Well, aren’t we proud in Ward 5. We got the first submittal of Wal-Mart’s planned 5 stores within the District. Not only that, they decided to propose a layout that is not fitting for an urban environment and basically is their suburban model. Now, I am not against Wal-Mart in general…but I do have concerns about this proposal as it is. This proposal is basically a huge parking lot based on their suburban model (after the horrendous development of the Giant/Home Depot at Brentwood’s layout, you would think that it is not good planning to create this type of development). This type of layout also promotes more cars on our streets (imagine more cars on New York Ave and Bladensburg?).
Now, I understand that creating any development on this property will need to be auto-centric since there isn’t a metro around but a 126,000sqft Wal-Mart Supercenter (let’s not be fooled, this big of a store IS a Supercenter) will draw on a huge radius for its customers, not the local neighborhood or community…and I haven’t even counted the traffic that would be generated by the bottom-floor retail user (which is rumored to be a Lowe’s). This means, people from all over will be getting into their cars, traveling along New York Ave and Bladensburg Ave. Most people will then use our neighborhood streets to get around the traffic jams.
In addition, more cars coming to DC means that it goes counter to the Comp Plan’s goals of reducing carbon emissions by 30%.
Now, as I said, I am not against redeveloping this area. I am 100% for it. A couple of years ago, Abdo was looking to build a mixed-use development with smaller, community retail under the residential/work force housing (think: Rhode Island Station development). This would be a better use for this site. These plans fell through for Abdo but that doesn’t mean Harry Thomas Jr should jump on the bandwagon of the first developer who wants to build. Promoting mixed-use at this location will create more neighborhood commercial retail with workforce/affordable housing that doesn’t strain our traffic patterns, would provide quality housing for DC’s workforce, and provide more retail options for the immediate area. Harry Thomas claims his goal is to create jobs for Ward 5 residents. Prehaps he needs to read this story by Reuters on Wal-Mart’s jobs and the community:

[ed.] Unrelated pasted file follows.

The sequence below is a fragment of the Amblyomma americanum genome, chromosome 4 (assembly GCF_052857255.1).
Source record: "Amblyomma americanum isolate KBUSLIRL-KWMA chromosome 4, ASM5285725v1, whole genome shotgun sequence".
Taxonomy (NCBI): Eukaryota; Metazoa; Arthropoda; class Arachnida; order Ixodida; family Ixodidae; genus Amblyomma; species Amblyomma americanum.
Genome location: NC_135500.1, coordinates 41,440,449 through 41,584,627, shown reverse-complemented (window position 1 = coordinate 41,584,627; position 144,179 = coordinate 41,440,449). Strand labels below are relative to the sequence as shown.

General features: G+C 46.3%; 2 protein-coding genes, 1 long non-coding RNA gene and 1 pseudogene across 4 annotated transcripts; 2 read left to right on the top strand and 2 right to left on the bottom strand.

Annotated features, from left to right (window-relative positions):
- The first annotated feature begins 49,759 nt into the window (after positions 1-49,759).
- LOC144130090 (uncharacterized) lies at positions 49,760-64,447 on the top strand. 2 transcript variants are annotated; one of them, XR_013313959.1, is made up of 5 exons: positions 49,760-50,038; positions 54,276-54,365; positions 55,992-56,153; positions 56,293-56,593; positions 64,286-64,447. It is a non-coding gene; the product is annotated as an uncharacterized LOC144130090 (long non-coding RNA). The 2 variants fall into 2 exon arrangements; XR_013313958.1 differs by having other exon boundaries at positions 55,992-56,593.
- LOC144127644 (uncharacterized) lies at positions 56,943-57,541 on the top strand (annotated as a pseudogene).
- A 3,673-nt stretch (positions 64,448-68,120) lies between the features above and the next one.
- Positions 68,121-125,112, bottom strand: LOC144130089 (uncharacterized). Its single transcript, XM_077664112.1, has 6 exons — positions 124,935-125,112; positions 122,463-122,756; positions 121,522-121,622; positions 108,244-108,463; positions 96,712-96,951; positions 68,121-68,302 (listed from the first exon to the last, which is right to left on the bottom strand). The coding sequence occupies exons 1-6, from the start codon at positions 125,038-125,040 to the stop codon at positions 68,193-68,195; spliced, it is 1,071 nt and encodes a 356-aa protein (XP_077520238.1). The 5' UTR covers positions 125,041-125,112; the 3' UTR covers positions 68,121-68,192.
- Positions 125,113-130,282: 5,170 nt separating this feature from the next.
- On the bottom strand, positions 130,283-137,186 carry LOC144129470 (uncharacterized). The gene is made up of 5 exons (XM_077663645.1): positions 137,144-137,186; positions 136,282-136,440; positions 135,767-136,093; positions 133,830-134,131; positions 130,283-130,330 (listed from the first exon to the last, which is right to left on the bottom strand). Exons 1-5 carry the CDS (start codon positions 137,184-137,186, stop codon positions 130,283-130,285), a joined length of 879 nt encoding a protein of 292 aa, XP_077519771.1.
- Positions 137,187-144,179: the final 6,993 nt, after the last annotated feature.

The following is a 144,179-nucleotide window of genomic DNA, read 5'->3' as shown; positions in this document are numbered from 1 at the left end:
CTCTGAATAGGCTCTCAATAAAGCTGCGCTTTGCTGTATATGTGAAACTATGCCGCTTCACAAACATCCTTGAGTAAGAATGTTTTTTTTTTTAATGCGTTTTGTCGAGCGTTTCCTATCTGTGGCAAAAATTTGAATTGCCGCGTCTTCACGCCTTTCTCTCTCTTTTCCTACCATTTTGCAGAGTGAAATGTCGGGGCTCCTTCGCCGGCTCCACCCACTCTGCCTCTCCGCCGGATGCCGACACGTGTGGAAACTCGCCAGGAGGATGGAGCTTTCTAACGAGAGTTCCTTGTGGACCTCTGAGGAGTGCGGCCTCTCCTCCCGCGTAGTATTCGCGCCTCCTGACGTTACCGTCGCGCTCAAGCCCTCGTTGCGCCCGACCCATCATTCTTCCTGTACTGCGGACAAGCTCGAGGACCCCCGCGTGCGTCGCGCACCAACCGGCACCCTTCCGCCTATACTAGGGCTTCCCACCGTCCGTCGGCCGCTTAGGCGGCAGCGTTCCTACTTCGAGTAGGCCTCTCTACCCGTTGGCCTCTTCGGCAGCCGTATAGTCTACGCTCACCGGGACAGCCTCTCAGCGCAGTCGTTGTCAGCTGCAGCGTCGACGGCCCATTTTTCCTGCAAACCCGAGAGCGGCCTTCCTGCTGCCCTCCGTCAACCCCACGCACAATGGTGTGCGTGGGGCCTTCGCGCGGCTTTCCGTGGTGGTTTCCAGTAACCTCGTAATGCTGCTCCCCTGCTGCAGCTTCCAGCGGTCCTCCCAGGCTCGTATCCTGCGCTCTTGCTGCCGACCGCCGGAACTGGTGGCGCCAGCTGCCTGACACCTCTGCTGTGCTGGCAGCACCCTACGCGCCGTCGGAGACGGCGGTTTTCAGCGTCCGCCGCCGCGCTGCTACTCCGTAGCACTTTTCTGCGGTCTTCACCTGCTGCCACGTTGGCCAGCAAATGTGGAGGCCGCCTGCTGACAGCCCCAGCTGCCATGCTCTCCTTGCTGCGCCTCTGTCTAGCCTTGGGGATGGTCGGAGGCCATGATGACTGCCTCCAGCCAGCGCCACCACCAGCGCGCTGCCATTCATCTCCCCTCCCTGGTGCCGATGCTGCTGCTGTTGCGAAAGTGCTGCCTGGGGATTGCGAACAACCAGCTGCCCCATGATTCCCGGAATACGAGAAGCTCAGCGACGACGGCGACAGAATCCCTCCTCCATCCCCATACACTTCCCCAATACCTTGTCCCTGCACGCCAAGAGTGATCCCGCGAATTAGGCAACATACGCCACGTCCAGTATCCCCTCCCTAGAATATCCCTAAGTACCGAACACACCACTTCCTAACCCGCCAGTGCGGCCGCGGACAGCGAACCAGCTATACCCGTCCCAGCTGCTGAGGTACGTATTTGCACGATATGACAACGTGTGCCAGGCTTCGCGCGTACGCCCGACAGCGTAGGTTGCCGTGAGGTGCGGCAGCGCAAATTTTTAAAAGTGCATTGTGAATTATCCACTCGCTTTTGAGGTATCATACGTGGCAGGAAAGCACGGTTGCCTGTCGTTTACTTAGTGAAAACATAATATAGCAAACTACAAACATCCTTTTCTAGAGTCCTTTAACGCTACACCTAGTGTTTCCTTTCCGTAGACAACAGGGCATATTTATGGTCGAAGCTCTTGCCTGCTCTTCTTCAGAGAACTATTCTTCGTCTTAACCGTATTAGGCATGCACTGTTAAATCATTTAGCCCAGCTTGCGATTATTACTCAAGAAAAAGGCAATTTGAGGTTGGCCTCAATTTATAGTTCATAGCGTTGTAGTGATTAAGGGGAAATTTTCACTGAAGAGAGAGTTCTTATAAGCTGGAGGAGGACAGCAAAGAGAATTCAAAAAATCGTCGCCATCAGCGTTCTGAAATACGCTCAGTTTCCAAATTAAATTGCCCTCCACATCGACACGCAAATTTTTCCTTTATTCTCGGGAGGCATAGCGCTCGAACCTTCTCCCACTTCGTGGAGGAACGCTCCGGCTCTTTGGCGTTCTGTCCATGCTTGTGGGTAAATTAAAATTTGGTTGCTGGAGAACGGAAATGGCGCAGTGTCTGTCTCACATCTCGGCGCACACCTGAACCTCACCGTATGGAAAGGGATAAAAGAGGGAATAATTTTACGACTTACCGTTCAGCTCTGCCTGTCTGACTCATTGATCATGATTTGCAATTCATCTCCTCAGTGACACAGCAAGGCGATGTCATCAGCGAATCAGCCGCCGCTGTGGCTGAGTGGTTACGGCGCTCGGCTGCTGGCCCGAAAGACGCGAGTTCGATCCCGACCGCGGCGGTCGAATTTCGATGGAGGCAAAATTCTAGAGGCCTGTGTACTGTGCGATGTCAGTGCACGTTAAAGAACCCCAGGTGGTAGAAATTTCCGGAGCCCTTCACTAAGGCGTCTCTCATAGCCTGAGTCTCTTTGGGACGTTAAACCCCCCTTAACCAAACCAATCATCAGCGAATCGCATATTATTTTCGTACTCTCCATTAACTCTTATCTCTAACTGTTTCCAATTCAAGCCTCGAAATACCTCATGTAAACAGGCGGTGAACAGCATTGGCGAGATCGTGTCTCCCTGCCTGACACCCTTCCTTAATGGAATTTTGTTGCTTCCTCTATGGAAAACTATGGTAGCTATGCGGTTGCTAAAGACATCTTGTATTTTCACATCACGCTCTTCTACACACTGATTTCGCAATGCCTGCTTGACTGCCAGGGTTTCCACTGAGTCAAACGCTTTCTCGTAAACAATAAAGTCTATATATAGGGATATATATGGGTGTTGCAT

Wal-Mart’s lengthy struggle to open in New York City has hit fresh problems — a controversial report that said America’s biggest discounter does not just sell cheap, it makes neighborhoods poorer.
I hope that Harry Thomas Jr. takes the lead that other leaders in other Cities have done and focus on quality jobs and quality development and not jump on the bandwagon of the first developer who comes knocking. Thomas should demand a mixed-use development that focuses on neighborhood commercial that doesn’t impact our traffic, environment, or small business potential.
Now, if you want to let Wal-Mart know that this plan as it is currently submitted is not what we want in Ward 5, or if you would prefer that they build an urban-style or mixed-use style of redevelopment, you will have your chance: Wal-Mart is hosting a Meet and Greet on Wednesday, Feb 23rd, at 7:00pm, Room 402 at the John A. Wilson Building.